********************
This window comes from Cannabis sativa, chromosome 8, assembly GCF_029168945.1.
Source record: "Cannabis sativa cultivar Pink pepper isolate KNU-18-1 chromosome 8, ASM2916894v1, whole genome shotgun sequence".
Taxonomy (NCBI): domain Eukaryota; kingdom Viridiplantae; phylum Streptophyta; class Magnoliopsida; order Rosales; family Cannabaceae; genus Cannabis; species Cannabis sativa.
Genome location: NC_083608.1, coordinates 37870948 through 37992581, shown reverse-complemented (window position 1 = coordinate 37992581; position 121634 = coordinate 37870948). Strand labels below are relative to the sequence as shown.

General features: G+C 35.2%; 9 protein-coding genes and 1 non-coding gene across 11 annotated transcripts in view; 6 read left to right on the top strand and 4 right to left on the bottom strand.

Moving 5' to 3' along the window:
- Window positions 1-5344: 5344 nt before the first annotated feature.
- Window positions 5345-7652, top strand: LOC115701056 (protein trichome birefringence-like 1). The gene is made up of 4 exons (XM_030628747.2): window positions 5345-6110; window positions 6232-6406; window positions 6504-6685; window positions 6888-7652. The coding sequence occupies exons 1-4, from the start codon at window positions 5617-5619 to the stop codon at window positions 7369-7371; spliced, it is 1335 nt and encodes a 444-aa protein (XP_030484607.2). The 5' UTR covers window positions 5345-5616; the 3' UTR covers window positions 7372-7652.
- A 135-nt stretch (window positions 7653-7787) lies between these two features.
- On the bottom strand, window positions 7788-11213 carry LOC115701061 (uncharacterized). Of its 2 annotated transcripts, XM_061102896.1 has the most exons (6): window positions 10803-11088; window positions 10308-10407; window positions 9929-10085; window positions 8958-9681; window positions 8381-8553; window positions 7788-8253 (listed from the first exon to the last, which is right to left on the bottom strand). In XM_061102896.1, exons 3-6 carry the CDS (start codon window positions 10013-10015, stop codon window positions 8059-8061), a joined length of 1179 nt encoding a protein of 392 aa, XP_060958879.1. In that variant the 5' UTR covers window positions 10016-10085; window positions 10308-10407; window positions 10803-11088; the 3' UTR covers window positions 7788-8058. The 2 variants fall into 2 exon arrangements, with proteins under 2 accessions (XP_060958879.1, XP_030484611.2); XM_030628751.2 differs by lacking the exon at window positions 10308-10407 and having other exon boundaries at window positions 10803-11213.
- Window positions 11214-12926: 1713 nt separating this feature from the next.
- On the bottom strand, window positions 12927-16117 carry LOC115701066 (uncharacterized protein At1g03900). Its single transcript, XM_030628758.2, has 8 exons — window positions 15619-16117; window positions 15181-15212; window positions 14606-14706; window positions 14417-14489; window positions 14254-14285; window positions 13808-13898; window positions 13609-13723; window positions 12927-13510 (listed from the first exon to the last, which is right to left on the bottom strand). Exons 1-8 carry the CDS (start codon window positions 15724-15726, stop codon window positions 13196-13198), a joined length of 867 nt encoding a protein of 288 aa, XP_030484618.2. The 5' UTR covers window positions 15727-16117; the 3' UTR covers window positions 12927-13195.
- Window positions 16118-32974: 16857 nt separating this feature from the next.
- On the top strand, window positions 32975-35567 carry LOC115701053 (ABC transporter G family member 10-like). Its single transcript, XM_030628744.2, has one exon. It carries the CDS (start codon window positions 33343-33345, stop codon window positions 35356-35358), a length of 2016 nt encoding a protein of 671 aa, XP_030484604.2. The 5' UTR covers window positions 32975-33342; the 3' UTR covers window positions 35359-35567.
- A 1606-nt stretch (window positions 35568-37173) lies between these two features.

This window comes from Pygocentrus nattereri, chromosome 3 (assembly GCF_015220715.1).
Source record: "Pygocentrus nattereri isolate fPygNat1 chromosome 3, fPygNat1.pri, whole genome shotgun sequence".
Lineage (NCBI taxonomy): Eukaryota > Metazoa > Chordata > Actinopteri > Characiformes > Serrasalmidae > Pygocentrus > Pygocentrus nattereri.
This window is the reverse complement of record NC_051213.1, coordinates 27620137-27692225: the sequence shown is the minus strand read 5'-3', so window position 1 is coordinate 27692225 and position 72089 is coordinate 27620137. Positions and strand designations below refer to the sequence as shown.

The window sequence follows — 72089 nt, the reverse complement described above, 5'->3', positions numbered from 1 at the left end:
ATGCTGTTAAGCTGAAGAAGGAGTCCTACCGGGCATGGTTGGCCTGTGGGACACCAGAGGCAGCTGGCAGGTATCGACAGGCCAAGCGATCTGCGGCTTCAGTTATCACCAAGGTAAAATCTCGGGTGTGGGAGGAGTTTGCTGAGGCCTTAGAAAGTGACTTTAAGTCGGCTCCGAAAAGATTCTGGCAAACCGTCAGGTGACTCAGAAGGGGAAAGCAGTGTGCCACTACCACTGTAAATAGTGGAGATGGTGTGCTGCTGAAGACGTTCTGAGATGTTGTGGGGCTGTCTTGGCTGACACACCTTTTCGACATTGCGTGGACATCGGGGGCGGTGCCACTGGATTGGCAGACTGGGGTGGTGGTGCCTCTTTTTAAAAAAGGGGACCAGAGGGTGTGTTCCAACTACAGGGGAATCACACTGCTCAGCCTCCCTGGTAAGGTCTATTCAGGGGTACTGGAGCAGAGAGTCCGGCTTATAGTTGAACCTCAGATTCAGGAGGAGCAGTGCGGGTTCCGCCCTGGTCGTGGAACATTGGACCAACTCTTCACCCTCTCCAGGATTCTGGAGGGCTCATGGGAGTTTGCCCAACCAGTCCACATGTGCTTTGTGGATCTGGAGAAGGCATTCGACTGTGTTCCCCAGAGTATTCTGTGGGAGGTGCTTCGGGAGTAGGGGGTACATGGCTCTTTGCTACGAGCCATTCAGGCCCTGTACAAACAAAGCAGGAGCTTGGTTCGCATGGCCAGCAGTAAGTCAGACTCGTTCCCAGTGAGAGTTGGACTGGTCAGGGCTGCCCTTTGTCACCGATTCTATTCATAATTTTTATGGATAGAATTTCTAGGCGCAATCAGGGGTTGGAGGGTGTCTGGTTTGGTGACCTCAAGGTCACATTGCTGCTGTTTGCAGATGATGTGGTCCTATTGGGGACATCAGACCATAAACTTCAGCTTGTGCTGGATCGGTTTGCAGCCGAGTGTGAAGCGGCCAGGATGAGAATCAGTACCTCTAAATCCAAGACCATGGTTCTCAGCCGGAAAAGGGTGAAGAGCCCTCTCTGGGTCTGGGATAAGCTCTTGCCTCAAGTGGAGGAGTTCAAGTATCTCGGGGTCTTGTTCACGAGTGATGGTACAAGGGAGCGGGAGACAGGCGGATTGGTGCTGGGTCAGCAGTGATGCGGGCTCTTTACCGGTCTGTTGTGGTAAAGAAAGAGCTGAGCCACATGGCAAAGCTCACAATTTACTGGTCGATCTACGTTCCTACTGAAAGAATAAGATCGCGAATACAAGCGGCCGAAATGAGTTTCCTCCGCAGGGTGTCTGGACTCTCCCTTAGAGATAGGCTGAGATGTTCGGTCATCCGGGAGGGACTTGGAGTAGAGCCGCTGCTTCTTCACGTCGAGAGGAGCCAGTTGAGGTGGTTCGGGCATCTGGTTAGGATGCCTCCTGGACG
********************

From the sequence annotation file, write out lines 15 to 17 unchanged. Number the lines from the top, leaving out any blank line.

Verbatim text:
- A 1606-nt stretch (window positions 35568-37173) lies between these two features.

This window comes from Pygocentrus nattereri, chromosome 3 (assembly GCF_015220715.1).
Source record: "Pygocentrus nattereri isolate fPygNat1 chromosome 3, fPygNat1.pri, whole genome shotgun sequence".